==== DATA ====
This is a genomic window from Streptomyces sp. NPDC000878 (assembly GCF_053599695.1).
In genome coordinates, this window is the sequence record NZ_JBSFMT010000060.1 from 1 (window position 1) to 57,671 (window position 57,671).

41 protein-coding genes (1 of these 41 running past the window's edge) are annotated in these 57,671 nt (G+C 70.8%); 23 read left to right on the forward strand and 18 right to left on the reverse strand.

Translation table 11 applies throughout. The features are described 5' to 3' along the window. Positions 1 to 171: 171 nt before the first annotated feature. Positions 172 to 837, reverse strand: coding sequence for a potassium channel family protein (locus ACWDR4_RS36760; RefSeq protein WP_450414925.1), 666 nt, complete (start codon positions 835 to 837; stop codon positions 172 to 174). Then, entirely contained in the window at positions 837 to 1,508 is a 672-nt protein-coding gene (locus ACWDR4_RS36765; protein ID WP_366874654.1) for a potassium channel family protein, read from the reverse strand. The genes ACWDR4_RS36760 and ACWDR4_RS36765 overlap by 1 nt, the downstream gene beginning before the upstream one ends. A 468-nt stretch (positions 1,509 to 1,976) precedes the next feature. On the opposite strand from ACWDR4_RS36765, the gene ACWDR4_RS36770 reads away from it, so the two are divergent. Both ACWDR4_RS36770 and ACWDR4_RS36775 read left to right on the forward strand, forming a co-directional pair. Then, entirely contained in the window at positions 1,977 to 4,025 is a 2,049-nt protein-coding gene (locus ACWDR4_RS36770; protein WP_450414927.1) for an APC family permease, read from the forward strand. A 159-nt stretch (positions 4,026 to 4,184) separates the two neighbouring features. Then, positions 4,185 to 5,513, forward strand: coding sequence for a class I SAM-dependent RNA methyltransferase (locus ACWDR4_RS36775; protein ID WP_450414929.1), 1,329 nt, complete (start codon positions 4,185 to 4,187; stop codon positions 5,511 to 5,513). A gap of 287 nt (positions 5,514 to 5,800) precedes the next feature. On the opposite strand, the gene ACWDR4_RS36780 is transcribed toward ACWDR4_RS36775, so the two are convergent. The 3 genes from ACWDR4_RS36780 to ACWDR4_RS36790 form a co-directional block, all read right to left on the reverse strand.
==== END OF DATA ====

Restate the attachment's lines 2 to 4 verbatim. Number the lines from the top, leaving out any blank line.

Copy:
In genome coordinates, this window is the sequence record NZ_JBSFMT010000060.1 from 1 (window position 1) to 57,671 (window position 57,671).

41 protein-coding genes (1 of these 41 running past the window's edge) are annotated in these 57,671 nt (G+C 70.8%); 23 read left to right on the forward strand and 18 right to left on the reverse strand.

Translation table 11 applies throughout. The features are described 5' to 3' along the window. Positions 1 to 171: 171 nt before the first annotated feature. Positions 172 to 837, reverse strand: coding sequence for a potassium channel family protein (locus ACWDR4_RS36760; RefSeq protein WP_450414925.1), 666 nt, complete (start codon positions 835 to 837; stop codon positions 172 to 174). Then, entirely contained in the window at positions 837 to 1,508 is a 672-nt protein-coding gene (locus ACWDR4_RS36765; protein ID WP_366874654.1) for a potassium channel family protein, read from the reverse strand. The genes ACWDR4_RS36760 and ACWDR4_RS36765 overlap by 1 nt, the downstream gene beginning before the upstream one ends. A 468-nt stretch (positions 1,509 to 1,976) precedes the next feature. On the opposite strand from ACWDR4_RS36765, the gene ACWDR4_RS36770 reads away from it, so the two are divergent. Both ACWDR4_RS36770 and ACWDR4_RS36775 read left to right on the forward strand, forming a co-directional pair. Then, entirely contained in the window at positions 1,977 to 4,025 is a 2,049-nt protein-coding gene (locus ACWDR4_RS36770; protein WP_450414927.1) for an APC family permease, read from the forward strand. A 159-nt stretch (positions 4,026 to 4,184) separates the two neighbouring features. Then, positions 4,185 to 5,513, forward strand: coding sequence for a class I SAM-dependent RNA methyltransferase (locus ACWDR4_RS36775; protein ID WP_450414929.1), 1,329 nt, complete (start codon positions 4,185 to 4,187; stop codon positions 5,511 to 5,513). A gap of 287 nt (positions 5,514 to 5,800) precedes the next feature. On the opposite strand, the gene ACWDR4_RS36780 is transcribed toward ACWDR4_RS36775, so the two are convergent. The 3 genes from ACWDR4_RS36780 to ACWDR4_RS36790 form a co-directional block, all read right to left on the reverse strand.